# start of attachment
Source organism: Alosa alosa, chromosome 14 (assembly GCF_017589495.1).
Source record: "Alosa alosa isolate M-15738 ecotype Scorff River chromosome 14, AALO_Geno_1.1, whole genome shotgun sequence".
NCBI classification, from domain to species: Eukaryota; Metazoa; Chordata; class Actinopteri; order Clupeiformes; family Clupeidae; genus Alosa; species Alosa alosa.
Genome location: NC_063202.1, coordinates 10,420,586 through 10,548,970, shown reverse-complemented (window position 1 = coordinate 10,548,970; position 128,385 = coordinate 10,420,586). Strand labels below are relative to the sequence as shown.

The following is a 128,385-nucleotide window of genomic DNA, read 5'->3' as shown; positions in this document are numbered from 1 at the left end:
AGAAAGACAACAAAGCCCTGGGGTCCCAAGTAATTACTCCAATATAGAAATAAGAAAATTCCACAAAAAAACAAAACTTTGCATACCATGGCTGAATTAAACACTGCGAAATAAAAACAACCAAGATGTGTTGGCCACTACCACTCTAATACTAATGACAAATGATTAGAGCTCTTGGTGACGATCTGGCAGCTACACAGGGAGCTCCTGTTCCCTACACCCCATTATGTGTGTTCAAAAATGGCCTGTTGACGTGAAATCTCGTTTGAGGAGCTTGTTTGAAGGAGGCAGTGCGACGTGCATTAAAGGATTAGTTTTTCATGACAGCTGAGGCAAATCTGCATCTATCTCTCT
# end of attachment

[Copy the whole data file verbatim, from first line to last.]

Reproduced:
Source organism: Alosa alosa, chromosome 14 (assembly GCF_017589495.1).
Source record: "Alosa alosa isolate M-15738 ecotype Scorff River chromosome 14, AALO_Geno_1.1, whole genome shotgun sequence".
NCBI classification, from domain to species: Eukaryota; Metazoa; Chordata; class Actinopteri; order Clupeiformes; family Clupeidae; genus Alosa; species Alosa alosa.
Genome location: NC_063202.1, coordinates 10,420,586 through 10,548,970, shown reverse-complemented (window position 1 = coordinate 10,548,970; position 128,385 = coordinate 10,420,586). Strand labels below are relative to the sequence as shown.

The following is a 128,385-nucleotide window of genomic DNA, read 5'->3' as shown; positions in this document are numbered from 1 at the left end:
AGAAAGACAACAAAGCCCTGGGGTCCCAAGTAATTACTCCAATATAGAAATAAGAAAATTCCACAAAAAAACAAAACTTTGCATACCATGGCTGAATTAAACACTGCGAAATAAAAACAACCAAGATGTGTTGGCCACTACCACTCTAATACTAATGACAAATGATTAGAGCTCTTGGTGACGATCTGGCAGCTACACAGGGAGCTCCTGTTCCCTACACCCCATTATGTGTGTTCAAAAATGGCCTGTTGACGTGAAATCTCGTTTGAGGAGCTTGTTTGAAGGAGGCAGTGCGACGTGCATTAAAGGATTAGTTTTTCATGACAGCTGAGGCAAATCTGCATCTATCTCTCT